Writing Wins and Woes: Writing through Pain

0613151627aAlthough it may look like my post should be entitled writing through rain, this picture reminds me of a dark time in my life. A time where I experienced pain. Nicholas Sparks experienced many traumas in his life. Among them was the 1989 death of his mother in a horse back riding accident. The result of that pain was the popular novel he wrote, Message in a Bottle. Many authors have written through pain. Sylvia Plath had periods of depression, mental instability and severe sinus problems. She went on to write The Bell Jar and many pieces of poetry. Author James McBride, writer of the National Book Award, The Good Lord Bird, also wrote a memoir surrounding his mother’s life. It was a story of pain. As a young Jew she married a black man, Daniel McBride, a minister. Her family said kaddish and sat Shiva for her, deciding she was now dead to them. McBride used the pain he felt growing up to write. Although pain isn’t funny, he manages to find humor in pain when he writes.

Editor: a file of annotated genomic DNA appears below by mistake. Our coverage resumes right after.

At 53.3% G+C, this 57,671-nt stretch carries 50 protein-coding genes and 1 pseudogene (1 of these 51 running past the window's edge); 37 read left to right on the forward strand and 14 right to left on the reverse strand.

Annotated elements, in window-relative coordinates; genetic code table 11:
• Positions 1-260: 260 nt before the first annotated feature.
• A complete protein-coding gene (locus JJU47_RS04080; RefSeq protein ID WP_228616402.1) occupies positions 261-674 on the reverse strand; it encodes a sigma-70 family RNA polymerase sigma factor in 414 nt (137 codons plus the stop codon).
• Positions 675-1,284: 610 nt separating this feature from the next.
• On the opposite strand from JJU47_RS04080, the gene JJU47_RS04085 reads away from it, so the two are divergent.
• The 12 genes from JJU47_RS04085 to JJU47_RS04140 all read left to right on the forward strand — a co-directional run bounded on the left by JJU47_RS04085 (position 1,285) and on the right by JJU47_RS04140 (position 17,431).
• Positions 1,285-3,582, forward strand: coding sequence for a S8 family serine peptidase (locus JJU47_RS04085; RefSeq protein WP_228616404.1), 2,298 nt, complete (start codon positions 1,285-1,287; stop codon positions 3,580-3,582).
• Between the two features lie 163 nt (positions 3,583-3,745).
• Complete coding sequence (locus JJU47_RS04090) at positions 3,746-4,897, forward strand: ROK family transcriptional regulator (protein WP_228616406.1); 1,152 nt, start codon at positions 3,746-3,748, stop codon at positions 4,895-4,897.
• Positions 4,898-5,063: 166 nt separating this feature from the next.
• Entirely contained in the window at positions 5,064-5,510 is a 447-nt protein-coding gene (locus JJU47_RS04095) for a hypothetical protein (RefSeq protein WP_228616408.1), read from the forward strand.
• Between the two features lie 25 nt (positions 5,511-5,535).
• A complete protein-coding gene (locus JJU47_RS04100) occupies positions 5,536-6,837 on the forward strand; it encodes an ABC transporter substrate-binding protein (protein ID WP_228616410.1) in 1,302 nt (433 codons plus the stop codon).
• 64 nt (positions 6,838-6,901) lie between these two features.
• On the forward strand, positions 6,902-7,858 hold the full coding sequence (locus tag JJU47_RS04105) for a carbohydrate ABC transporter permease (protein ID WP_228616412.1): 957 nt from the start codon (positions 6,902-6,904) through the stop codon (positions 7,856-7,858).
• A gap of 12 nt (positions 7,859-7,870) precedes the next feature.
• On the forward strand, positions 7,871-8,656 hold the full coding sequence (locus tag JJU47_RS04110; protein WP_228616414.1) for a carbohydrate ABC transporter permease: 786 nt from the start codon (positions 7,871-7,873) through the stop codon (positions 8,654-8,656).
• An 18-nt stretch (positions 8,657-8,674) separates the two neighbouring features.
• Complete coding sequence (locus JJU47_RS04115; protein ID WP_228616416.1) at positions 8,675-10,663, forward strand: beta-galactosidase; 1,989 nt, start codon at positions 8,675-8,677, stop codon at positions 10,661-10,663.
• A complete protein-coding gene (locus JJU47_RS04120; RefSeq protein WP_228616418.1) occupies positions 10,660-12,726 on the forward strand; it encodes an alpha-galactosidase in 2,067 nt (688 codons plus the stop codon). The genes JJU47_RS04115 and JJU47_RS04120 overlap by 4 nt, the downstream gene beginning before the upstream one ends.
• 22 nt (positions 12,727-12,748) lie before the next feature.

I am in pain right now. It’s not physical pain. It’s emotional pain of a kind I’ve never felt before. Pain can be a catalyst to the darkest of depressions, or it can be a springboard to strength and healing because sometimes pain is priceless. Pain doesn’t have to be an end. It may be a beginning.


2 thoughts on “Writing Wins and Woes: Writing through Pain”

  1. We feel physical pain so that our body can repair itself or alert us to a problem. I feel the same about emotional pain. Something needs attending to, and once you know what it is, you can start healing again and feel alive. I hope you feel better soon, though.

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